Well, the glaring difference would actually be defense. Gomez rated very well at the time defensively, offsetting virtually all of his shortcomings with the bat to make him an average overall CF; Hicks looks to be an average glove at best so far, which makes him about replacement level (or worse).

Also, Gomez was significantly younger. Hicks debuted last spring at age 23 years (and 6 months). Before his 23rd birthday, Gomez already had a full MLB season of 77 OPS+ and 2.1 rWAR under his belt, plus his partial Mets season of similar stellar defense. Hicks also had 4 full years of full-season minor league ball, versus Gomez's 2.

Finally, low BABIP does not automatically equal bad luck -- it could just mean a lower AVG hitter. That Hicks' low BABIP is continuing into 2014 isn't a good sign.

Although I agree, too early to pull the plug, given the alternatives. If he doesn't get going by June, though, establishing himself in AAA might be the best way to salvage his career?

#32 spycake

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Posted 22 April 2014 - 01:48 PM

I can't compare the first 340 PAs of a player's career because Baseball Reference's play index is only so awesome. But...

Here are 157 players who had a sub-.225 batting average as a rookie getting at least 250 PA. They are then sorted by their career OPS. Obviously, a .225 BA is much better than .192, but they are statistically comparable when you factor eras and BABIPs and other factors that a small sample cannot necessarily capture.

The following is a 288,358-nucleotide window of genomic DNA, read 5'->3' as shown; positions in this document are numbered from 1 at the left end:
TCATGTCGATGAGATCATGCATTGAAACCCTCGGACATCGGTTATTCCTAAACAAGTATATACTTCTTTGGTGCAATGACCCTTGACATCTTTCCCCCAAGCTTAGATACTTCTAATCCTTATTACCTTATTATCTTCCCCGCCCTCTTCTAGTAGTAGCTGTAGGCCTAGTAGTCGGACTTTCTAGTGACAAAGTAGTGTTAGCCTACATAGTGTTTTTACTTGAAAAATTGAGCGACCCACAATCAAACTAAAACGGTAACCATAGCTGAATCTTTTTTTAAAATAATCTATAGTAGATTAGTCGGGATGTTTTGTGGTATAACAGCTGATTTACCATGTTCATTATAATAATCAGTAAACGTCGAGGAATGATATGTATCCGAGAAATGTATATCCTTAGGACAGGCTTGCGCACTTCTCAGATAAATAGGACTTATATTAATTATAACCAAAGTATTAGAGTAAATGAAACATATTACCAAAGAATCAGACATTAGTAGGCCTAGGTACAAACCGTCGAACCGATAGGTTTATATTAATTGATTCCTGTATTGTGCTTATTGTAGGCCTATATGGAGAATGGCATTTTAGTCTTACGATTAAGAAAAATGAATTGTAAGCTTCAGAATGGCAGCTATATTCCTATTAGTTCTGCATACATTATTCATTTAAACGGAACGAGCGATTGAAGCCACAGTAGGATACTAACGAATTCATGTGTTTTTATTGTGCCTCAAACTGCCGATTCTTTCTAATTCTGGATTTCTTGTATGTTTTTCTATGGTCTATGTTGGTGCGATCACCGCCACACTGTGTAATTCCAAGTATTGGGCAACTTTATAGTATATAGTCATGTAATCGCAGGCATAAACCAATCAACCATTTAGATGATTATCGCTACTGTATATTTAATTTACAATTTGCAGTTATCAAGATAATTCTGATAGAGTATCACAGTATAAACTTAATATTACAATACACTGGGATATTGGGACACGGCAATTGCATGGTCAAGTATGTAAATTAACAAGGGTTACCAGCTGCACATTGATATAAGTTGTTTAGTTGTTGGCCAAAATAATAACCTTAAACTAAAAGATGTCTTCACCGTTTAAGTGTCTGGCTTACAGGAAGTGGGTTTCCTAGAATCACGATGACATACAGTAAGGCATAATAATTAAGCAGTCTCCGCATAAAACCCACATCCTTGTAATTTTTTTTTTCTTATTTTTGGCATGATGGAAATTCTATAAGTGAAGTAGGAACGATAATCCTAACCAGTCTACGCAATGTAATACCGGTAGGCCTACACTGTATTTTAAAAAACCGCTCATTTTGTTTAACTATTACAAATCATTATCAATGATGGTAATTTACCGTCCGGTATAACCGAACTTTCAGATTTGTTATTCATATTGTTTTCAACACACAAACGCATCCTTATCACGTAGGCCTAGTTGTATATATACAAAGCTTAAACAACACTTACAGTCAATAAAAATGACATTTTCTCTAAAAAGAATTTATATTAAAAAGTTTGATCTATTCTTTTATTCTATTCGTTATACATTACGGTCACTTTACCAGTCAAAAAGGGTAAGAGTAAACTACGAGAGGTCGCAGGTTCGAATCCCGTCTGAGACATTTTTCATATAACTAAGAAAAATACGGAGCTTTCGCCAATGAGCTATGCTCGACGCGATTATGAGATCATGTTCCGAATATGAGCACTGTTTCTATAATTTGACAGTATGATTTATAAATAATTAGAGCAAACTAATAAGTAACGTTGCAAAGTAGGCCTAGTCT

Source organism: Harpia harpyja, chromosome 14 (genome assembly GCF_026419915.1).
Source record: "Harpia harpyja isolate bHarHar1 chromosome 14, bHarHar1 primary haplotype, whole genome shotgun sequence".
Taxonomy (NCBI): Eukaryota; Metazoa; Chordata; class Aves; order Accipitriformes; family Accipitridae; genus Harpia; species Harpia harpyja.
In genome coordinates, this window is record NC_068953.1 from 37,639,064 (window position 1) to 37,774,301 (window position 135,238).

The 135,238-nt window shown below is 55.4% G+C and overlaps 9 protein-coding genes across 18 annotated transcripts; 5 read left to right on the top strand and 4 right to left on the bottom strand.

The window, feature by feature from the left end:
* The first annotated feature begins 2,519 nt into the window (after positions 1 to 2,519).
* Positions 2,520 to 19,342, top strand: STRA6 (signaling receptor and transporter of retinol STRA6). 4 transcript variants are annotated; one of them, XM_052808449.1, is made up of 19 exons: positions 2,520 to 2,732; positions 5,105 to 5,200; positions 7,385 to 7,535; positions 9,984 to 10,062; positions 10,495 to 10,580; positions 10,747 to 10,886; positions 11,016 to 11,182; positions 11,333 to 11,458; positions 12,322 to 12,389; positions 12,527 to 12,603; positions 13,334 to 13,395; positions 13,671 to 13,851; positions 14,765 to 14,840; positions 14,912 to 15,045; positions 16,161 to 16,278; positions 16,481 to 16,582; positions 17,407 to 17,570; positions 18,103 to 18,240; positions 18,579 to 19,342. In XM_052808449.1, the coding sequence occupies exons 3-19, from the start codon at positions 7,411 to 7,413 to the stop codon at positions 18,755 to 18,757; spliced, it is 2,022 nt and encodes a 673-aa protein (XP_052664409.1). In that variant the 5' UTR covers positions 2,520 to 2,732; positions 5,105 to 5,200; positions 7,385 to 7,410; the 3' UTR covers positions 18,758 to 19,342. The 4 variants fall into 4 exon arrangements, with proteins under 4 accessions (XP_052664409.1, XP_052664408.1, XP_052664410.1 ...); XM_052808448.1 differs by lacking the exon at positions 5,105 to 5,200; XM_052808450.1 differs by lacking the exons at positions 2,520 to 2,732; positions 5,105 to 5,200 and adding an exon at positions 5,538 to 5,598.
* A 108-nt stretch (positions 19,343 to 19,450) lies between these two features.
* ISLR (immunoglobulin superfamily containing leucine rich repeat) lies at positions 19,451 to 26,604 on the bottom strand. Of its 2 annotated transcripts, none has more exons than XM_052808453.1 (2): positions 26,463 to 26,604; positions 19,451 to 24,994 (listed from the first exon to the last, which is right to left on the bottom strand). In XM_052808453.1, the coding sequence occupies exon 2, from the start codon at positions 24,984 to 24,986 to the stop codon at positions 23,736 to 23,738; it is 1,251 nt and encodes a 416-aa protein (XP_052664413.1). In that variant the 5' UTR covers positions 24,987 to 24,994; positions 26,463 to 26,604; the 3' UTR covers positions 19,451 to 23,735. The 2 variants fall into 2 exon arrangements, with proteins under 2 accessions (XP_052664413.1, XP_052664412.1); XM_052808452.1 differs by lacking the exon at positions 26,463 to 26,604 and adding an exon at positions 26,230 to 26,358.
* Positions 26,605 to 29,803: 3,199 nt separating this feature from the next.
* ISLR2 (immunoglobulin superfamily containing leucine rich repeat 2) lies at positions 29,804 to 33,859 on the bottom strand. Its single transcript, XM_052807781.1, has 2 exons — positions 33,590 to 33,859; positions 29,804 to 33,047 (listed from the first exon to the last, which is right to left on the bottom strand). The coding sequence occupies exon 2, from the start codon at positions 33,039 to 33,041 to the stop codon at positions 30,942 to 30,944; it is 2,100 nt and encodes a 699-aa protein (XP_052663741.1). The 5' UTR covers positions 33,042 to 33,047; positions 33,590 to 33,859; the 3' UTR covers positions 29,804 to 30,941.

Thanks!

But while .225 may be statistically comparable to .192, some of those .225 guys were hitting for serious power too. Actually, most of the guys near the top of that list were low-AVG sluggers. Mike Schmidt batted .192 as a rookie just like Hicks, but he clubbed 18 HR and had a 92 OPS+. Buhner hit .215 with a 99 OPS+, Bonds .223 with a 103 OPS+, etc.

If Hicks had shown that kind of power last year (or at any time in his pro career), I think he'd have a much longer leash. As it is, his leash is already lengthened a bit by his walk rate, but when that only brings your OPS+ up to 61, it's still not a real long leash.

#33 LaBombo

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Posted 22 April 2014 - 01:49 PM

I can't compare the first 340 PAs of a player's career because Baseball Reference's play index is only so awesome. But...

Here are 157 players who had a sub-.225 batting average as a rookie getting at least 250 PA. They are then sorted by their career OPS. Obviously, a .225 BA is much better than .192, but they are statistically comparable when you factor eras and BABIPs and other factors that a small sample cannot necessarily capture.